Until his death three months ago at the age of 74, Rustamova nursed her diabetic husband through two leg amputations, heart surgery and cirrhosis of the liver.
After his death, Rustamova could have returned to Armenia, but she sees as her true home the two-storey house the couple shared in Opreti, a village not far from Sadakhlo. Rustamov’s photos hang everywhere there.
“I can go back to Armenia, but I don't want to go back,” she says. “I’ve had a lot of memories with Vagif here. I don't want to leave them. I want to die here.”
Childless, she now lives by herself. Each day, she tends to her vegetable crops, does housework and then heads to the store in her basement where she sells fruits, vegetables, cigarettes and chacha, the potent Georgian alcoholic brew.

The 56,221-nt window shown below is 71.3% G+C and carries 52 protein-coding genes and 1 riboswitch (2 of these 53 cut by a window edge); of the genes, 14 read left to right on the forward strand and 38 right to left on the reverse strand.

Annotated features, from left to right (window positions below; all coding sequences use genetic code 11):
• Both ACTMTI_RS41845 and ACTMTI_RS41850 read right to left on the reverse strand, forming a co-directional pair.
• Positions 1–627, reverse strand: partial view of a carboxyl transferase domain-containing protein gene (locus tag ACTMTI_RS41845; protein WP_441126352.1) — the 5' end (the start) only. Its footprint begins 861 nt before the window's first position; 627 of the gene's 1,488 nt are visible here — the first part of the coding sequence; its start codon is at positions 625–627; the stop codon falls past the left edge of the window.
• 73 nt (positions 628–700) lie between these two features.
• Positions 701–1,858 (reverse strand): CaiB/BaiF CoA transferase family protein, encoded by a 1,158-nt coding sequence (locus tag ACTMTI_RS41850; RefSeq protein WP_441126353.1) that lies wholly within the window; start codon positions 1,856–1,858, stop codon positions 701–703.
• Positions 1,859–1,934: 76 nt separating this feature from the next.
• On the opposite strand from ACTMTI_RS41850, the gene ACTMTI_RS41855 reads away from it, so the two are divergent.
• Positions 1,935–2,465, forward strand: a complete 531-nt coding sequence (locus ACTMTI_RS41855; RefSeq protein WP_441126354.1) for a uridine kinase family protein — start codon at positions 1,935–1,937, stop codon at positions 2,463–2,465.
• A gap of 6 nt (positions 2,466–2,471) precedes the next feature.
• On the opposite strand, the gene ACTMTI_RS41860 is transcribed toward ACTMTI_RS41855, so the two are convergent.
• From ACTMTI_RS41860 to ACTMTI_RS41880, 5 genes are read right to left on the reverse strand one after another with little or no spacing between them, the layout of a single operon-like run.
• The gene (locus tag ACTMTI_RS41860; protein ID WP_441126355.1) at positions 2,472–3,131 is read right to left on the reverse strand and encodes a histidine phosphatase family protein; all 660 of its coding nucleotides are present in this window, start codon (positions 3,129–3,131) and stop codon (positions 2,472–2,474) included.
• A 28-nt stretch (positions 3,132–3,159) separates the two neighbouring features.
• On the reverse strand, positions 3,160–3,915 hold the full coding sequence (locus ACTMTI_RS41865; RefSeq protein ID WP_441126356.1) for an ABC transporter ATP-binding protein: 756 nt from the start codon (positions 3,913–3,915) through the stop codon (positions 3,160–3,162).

She has incurred debts from her husband’s illnesses, but bears no resentment.
“Although it was so hard for me, he was worth it,” Rustamova says.
She pities those mixed Azerbaijani-Armenian families who have not been able to stay together.
“I know Armenian brides living in Azerbaijan who are still there,” she says. “They have given uptheir relatives and stayed in Azerbaijan. They cannot see their parents, brother, sisters and other relatives. They have a very hard life.”
Rustamova, who watches both Armenian and Azerbaijani TV, believes that “false stories” spread by both countries only worsen the divide between them.
“We have to look to the future and peace should be restored, so that no one will die and families will not be split up.”
Thoughts of her own happy marriage still haunt her. She has not cooked since her husband’s death and thinks of him each night before she falls asleep.
“I don't want to go to our bedroom where we were sleeping together. I have locked its door . . . ”
With a few tears falling, she closes her eyes as if to secure her memories.